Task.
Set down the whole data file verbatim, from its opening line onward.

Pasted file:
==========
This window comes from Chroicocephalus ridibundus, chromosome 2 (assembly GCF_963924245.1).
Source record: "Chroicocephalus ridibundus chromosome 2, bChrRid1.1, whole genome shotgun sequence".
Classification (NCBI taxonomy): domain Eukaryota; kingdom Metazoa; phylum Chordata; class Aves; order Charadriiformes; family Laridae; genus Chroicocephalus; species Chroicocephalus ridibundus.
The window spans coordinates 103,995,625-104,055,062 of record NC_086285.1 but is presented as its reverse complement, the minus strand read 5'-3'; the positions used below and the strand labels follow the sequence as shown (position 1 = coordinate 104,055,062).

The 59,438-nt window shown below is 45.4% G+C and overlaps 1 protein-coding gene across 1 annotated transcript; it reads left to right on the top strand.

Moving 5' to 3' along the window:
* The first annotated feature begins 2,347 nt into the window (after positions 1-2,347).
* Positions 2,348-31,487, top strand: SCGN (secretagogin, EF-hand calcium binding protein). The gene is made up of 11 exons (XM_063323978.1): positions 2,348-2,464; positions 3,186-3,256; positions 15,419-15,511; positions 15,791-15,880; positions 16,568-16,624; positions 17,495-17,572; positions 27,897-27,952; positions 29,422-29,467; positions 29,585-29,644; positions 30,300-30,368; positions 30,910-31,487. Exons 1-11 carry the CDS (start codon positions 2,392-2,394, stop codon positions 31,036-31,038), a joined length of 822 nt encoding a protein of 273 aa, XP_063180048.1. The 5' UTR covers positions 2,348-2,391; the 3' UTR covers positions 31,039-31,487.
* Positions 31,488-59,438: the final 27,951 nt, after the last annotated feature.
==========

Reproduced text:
This window comes from Chroicocephalus ridibundus, chromosome 2 (assembly GCF_963924245.1).
Source record: "Chroicocephalus ridibundus chromosome 2, bChrRid1.1, whole genome shotgun sequence".
Classification (NCBI taxonomy): domain Eukaryota; kingdom Metazoa; phylum Chordata; class Aves; order Charadriiformes; family Laridae; genus Chroicocephalus; species Chroicocephalus ridibundus.
The window spans coordinates 103,995,625-104,055,062 of record NC_086285.1 but is presented as its reverse complement, the minus strand read 5'-3'; the positions used below and the strand labels follow the sequence as shown (position 1 = coordinate 104,055,062).

The 59,438-nt window shown below is 45.4% G+C and overlaps 1 protein-coding gene across 1 annotated transcript; it reads left to right on the top strand.

Moving 5' to 3' along the window:
* The first annotated feature begins 2,347 nt into the window (after positions 1-2,347).
* Positions 2,348-31,487, top strand: SCGN (secretagogin, EF-hand calcium binding protein). The gene is made up of 11 exons (XM_063323978.1): positions 2,348-2,464; positions 3,186-3,256; positions 15,419-15,511; positions 15,791-15,880; positions 16,568-16,624; positions 17,495-17,572; positions 27,897-27,952; positions 29,422-29,467; positions 29,585-29,644; positions 30,300-30,368; positions 30,910-31,487. Exons 1-11 carry the CDS (start codon positions 2,392-2,394, stop codon positions 31,036-31,038), a joined length of 822 nt encoding a protein of 273 aa, XP_063180048.1. The 5' UTR covers positions 2,348-2,391; the 3' UTR covers positions 31,039-31,487.
* Positions 31,488-59,438: the final 27,951 nt, after the last annotated feature.